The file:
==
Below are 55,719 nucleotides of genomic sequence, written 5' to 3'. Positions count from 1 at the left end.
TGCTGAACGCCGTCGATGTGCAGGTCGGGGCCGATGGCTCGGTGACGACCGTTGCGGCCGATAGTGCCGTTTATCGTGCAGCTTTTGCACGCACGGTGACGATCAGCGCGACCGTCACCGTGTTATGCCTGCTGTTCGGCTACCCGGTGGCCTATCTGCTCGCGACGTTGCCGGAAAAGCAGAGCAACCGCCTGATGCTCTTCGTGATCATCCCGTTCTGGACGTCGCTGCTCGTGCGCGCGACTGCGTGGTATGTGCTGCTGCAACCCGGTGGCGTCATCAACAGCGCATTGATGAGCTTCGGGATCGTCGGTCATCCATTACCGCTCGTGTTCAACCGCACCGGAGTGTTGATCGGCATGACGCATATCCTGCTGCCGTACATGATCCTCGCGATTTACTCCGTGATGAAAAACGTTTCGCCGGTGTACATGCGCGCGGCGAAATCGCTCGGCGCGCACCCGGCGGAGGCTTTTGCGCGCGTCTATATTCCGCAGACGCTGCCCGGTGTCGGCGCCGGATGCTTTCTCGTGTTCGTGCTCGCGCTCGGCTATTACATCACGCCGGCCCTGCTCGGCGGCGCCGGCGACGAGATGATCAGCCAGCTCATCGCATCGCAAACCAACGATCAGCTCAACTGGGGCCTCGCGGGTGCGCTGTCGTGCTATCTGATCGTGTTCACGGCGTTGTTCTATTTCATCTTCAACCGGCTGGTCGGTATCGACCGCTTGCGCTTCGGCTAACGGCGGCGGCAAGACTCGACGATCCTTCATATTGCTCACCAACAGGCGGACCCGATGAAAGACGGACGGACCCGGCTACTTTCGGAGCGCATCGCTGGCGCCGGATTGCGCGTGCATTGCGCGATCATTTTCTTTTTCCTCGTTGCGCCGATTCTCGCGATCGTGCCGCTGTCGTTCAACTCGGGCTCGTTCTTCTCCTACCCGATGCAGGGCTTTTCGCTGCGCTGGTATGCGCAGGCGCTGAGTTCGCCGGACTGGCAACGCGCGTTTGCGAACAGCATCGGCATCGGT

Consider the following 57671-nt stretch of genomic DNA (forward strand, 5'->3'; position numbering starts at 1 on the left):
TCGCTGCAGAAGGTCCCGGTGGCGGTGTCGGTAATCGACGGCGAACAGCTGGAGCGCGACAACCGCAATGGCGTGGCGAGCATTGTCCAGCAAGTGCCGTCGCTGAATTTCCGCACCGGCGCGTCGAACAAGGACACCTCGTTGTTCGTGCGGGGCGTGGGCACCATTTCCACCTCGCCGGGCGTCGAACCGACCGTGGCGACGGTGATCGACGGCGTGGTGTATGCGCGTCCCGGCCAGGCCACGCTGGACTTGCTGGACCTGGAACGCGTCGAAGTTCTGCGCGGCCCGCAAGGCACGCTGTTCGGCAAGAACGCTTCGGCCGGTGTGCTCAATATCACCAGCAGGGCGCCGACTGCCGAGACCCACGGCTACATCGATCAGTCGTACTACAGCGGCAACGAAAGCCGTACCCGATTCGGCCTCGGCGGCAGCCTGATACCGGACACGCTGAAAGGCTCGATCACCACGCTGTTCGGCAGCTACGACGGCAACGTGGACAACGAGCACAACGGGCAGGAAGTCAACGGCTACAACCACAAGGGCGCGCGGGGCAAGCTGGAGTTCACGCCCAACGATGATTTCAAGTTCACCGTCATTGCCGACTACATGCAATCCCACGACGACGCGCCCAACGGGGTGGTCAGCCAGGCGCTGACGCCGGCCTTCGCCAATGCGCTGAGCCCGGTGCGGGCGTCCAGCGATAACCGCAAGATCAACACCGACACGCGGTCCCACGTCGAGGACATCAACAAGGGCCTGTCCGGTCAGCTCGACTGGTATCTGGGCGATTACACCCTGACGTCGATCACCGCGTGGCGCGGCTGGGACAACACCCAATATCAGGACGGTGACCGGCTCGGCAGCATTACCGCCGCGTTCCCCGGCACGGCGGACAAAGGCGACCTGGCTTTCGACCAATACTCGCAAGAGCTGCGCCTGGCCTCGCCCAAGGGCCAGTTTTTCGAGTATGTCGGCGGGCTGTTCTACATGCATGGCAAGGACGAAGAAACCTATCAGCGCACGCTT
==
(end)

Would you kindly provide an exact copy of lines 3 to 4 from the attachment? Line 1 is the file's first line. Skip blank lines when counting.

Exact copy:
Consider the following 57671-nt stretch of genomic DNA (forward strand, 5'->3'; position numbering starts at 1 on the left):
TCGCTGCAGAAGGTCCCGGTGGCGGTGTCGGTAATCGACGGCGAACAGCTGGAGCGCGACAACCGCAATGGCGTGGCGAGCATTGTCCAGCAAGTGCCGTCGCTGAATTTCCGCACCGGCGCGTCGAACAAGGACACCTCGTTGTTCGTGCGGGGCGTGGGCACCATTTCCACCTCGCCGGGCGTCGAACCGACCGTGGCGACGGTGATCGACGGCGTGGTGTATGCGCGTCCCGGCCAGGCCACGCTGGACTTGCTGGACCTGGAACGCGTCGAAGTTCTGCGCGGCCCGCAAGGCACGCTGTTCGGCAAGAACGCTTCGGCCGGTGTGCTCAATATCACCAGCAGGGCGCCGACTGCCGAGACCCACGGCTACATCGATCAGTCGTACTACAGCGGCAACGAAAGCCGTACCCGATTCGGCCTCGGCGGCAGCCTGATACCGGACACGCTGAAAGGCTCGATCACCACGCTGTTCGGCAGCTACGACGGCAACGTGGACAACGAGCACAACGGGCAGGAAGTCAACGGCTACAACCACAAGGGCGCGCGGGGCAAGCTGGAGTTCACGCCCAACGATGATTTCAAGTTCACCGTCATTGCCGACTACATGCAATCCCACGACGACGCGCCCAACGGGGTGGTCAGCCAGGCGCTGACGCCGGCCTTCGCCAATGCGCTGAGCCCGGTGCGGGCGTCCAGCGATAACCGCAAGATCAACACCGACACGCGGTCCCACGTCGAGGACATCAACAAGGGCCTGTCCGGTCAGCTCGACTGGTATCTGGGCGATTACACCCTGACGTCGATCACCGCGTGGCGCGGCTGGGACAACACCCAATATCAGGACGGTGACCGGCTCGGCAGCATTACCGCCGCGTTCCCCGGCACGGCGGACAAAGGCGACCTGGCTTTCGACCAATACTCGCAAGAGCTGCGCCTGGCCTCGCCCAAGGGCCAGTTTTTCGAGTATGTCGGCGGGCTGTTCTACATGCATGGCAAGGACGAAGAAACCTATCAGCGCACGCTT